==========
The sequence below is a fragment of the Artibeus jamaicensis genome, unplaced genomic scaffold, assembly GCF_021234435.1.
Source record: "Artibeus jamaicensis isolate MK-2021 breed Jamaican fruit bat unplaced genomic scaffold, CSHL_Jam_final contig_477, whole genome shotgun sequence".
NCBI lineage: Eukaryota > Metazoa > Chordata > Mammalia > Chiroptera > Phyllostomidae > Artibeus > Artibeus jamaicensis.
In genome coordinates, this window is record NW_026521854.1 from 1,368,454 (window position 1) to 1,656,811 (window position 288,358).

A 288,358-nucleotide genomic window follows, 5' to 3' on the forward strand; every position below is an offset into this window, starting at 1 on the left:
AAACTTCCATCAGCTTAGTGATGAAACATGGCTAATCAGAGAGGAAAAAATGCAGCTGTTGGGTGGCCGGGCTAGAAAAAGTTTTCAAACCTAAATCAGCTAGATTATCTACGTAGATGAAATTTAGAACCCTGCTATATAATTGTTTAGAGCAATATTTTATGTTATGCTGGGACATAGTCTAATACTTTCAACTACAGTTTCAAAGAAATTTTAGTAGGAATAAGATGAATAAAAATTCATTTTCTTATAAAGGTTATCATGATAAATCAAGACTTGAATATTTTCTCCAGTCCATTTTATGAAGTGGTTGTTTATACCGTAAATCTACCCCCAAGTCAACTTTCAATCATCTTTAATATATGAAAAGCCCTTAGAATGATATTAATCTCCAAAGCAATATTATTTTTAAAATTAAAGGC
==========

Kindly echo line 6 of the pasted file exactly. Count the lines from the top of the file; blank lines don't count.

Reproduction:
AAACTTCCATCAGCTTAGTGATGAAACATGGCTAATCAGAGAGGAAAAAATGCAGCTGTTGGGTGGCCGGGCTAGAAAAAGTTTTCAAACCTAAATCAGCTAGATTATCTACGTAGATGAAATTTAGAACCCTGCTATATAATTGTTTAGAGCAATATTTTATGTTATGCTGGGACATAGTCTAATACTTTCAACTACAGTTTCAAAGAAATTTTAGTAGGAATAAGATGAATAAAAATTCATTTTCTTATAAAGGTTATCATGATAAATCAAGACTTGAATATTTTCTCCAGTCCATTTTATGAAGTGGTTGTTTATACCGTAAATCTACCCCCAAGTCAACTTTCAATCATCTTTAATATATGAAAAGCCCTTAGAATGATATTAATCTCCAAAGCAATATTATTTTTAAAATTAAAGGC